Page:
It was in the village of Sarapulka. Not so many years ago. Just a bit after the Civil War. Village folks still hadn't much learning yet in those days. But all the same， all those that were for Soviet power started thinking what they could do to help it.
Now， we all know in Sarapulka that from ancient times our fathers and grandfathers used to seek stone. Between sowing and harvesting， or any other time they'd got to spare， they'd go off looking for it. Well， folks minded that and they set up an artel. Started seeking graphite. Seemed to go all right， too. They reckoned to get thousands of poods， but then soon after they stopped. Why they stopped - whether the graphite was bad or the price too low - I can't say. They gave it up， that's all I know， and turned their eyes to Adui.
Now， that's a place everyone hereabouts knows something of. The main thing there was aquamarines and amethysts. And there'd be other stones too. One of the artel boasted： “I know a crack in the old digging that's promising.” And the others snapped at it. And at first they did well. Came on two or three pockets. Basket stones， we call them， because they're counted by the basketful. And when folks saw what they'd got， a lot more came to Adui - d'ye mind if we try our luck too？ Well， the working was a big one， you couldn't forbid them. But then it started going wrong - they made a mistake， or else they overlooked something. And the artel that had gone there first lost the vein. That often happens with stones. They hunted and searched， but they couldn't find it. What now？ Well， in Berezovka there was an old prospector living. He was far on in years， but he was famed all round. So folks from the artel went to him. They told him the place where they were working and asked him： “Do us a kindness， Kondrat Markelych， find us the vein.”
Of course they'd brought good food and wine to set before the old man， and they spoke him fair， and promised much. And the Berezovka prospectors came round too and bragged of their aged prospector.
“Our Markelych is masterly wi' them things. You'll not find another like him in miles around.”
The ones that had come， they knew that for themselves， of course， but they said naught. Talk like that would help them， it might spur on the old man to show his skill. But with it all he'd only a nay for them.
“I know those veins that lose themselves at Adui. My eyes 'ud never find them now.”
But the artel folks kept on. They'd put more meat and drink before the old man and tell him - you're our only hope. If you can't find it， who'll we go to？ Now， the old man liked well to hear all that， and he'd had a few glasses too. He straightened up his shoulders and started boasting - he'd found this and he'd found that and he'd opened a place here and shown one there. Well， to cut short they got their way. The old man was real hot after a while， he thumped on the table. “I may be old but I can still show ye how to find a vein！”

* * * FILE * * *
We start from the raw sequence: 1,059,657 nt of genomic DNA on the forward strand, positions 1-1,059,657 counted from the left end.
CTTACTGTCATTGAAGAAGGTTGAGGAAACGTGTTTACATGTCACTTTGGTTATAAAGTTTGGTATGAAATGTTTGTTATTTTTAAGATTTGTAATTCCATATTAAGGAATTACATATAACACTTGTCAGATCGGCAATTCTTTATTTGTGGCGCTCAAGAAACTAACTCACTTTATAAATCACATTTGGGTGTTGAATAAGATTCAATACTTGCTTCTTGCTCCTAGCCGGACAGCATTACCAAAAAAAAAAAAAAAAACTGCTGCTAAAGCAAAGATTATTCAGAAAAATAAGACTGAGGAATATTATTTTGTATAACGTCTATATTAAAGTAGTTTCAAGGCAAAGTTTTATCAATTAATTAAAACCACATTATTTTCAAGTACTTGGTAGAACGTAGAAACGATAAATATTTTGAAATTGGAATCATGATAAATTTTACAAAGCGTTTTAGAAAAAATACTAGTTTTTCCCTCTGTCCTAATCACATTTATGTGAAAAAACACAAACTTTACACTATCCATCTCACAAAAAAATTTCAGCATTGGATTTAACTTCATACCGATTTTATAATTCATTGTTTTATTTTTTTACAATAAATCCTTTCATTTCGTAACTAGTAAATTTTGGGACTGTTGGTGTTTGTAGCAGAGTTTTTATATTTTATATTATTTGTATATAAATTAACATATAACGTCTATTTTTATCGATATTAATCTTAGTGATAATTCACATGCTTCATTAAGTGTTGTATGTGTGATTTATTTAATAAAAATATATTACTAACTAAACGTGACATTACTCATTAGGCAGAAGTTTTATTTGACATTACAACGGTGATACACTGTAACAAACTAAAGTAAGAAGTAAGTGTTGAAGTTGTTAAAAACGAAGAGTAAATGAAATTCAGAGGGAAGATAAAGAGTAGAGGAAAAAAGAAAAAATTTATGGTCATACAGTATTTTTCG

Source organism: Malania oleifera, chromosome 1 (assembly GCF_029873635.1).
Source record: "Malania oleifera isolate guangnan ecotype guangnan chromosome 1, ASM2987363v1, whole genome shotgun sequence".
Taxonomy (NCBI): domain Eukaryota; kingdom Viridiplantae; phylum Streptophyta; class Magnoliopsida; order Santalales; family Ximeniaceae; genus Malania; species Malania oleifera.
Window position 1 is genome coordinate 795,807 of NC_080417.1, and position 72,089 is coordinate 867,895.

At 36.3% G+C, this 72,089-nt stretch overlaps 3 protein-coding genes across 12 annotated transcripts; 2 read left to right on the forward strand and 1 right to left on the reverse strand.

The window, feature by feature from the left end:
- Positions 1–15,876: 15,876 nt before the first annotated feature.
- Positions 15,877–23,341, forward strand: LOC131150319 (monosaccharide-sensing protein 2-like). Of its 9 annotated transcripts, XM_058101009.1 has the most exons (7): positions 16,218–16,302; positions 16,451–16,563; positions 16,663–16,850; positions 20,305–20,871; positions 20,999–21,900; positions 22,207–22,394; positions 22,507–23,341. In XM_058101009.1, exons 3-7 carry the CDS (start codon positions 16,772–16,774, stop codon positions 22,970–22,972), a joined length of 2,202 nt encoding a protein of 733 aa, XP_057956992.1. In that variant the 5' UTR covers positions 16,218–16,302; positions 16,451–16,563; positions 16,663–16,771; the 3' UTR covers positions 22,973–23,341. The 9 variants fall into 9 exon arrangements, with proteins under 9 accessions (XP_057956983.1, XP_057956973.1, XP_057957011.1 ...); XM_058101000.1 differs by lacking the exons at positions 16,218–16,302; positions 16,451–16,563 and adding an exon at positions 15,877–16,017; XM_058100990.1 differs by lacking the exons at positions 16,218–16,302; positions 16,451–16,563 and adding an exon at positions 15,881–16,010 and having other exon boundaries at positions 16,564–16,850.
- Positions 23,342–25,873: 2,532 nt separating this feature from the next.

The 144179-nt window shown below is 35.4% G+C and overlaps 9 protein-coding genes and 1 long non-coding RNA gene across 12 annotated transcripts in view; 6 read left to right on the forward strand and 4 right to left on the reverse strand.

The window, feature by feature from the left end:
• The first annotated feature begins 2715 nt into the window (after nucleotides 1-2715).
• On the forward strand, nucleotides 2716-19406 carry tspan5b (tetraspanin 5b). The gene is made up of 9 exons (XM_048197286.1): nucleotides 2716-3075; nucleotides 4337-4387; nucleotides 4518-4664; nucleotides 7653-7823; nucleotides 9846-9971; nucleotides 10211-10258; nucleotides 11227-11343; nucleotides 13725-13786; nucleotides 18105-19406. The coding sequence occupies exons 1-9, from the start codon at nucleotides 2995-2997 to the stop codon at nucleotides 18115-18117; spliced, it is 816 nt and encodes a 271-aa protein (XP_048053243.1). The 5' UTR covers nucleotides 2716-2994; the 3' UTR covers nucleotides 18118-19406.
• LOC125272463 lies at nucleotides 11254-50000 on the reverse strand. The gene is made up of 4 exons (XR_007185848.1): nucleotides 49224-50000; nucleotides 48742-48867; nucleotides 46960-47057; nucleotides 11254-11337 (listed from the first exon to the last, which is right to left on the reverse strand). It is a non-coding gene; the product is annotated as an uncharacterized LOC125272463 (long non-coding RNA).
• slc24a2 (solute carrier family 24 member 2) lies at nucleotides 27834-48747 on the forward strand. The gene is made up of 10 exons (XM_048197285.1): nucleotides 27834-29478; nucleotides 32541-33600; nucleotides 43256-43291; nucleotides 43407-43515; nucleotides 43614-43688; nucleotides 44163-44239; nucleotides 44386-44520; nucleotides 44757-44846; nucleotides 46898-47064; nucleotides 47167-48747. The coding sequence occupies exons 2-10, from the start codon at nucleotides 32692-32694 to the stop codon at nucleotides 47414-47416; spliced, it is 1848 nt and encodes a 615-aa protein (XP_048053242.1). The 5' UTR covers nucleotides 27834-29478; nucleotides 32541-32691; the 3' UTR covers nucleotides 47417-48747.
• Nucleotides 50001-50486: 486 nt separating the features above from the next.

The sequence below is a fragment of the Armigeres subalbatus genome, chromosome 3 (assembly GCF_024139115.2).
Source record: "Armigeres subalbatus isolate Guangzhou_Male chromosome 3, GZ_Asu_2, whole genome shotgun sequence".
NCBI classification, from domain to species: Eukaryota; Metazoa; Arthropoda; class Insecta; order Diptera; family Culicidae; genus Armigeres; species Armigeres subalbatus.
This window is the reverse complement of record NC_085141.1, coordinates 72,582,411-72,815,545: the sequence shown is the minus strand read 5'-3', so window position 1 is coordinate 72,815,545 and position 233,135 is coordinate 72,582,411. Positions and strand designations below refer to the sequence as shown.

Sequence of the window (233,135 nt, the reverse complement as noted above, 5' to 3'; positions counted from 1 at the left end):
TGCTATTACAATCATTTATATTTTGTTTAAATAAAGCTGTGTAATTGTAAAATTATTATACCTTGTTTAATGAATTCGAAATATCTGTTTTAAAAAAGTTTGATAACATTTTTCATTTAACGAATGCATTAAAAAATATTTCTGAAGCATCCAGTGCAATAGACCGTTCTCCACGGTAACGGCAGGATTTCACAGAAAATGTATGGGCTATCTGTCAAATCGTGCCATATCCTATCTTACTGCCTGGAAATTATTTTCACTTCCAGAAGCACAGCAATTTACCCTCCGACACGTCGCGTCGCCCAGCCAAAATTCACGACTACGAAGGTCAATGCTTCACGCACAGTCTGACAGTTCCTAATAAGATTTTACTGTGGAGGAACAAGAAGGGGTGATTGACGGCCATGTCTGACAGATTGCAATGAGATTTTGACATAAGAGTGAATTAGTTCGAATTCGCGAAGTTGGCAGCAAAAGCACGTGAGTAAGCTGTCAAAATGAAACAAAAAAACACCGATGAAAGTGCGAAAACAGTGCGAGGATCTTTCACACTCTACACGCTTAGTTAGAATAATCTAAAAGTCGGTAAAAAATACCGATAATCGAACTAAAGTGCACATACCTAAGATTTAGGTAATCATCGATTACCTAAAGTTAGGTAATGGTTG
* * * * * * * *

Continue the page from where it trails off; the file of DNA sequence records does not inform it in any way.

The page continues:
That was just what the folks from the artel wanted.
“Show us， Kondrat Markeluch， show us， and we'll thank ye well. Half the first pocket'll be yours.”
But Kondrat would have none of it.
“That's not what I'll go for. I want to let ye see what a real miner can do if he's got the wits and understanding.”
Well - you know the saying， what a man in wine promised， a man sober must fulfil. Markelych had to go to Adui. He asked how the vein had been going， he tapped and tapped， and thought hard where is should be sought， but no vein could he find. The men who'd got him to come saw he was puzzled. So they soon dropped the whole thing. If Kondrat can't find it， they thought， it's no good wasting more time on it.
The other prospectors who'd been working round about， they gave it up too， one after another. After all， haying time was near. Every man wanted to get in enough. So folks all disappeared from the Adui workings as if the wind had swept it clear， not a one would be seen. Only Kondrat still kept working and working away. He was stubborn， that old man. At first he'd tried because folks asked him， but when he saw the stones mocked him and wouldn't show themselves， then his anger rose. “I'll find it all the same！ I will！”
Week after week the old man toiled alone. He got weary and weak， and still naught to show for it. Ought to have given it up long ago， but he felt shame. What - the best miner in the whole district and couldn't find a vein？！ Not to be dreamed of！ Folks would laugh at him. So at last Kondrat thought to himself - what if I try it the old way？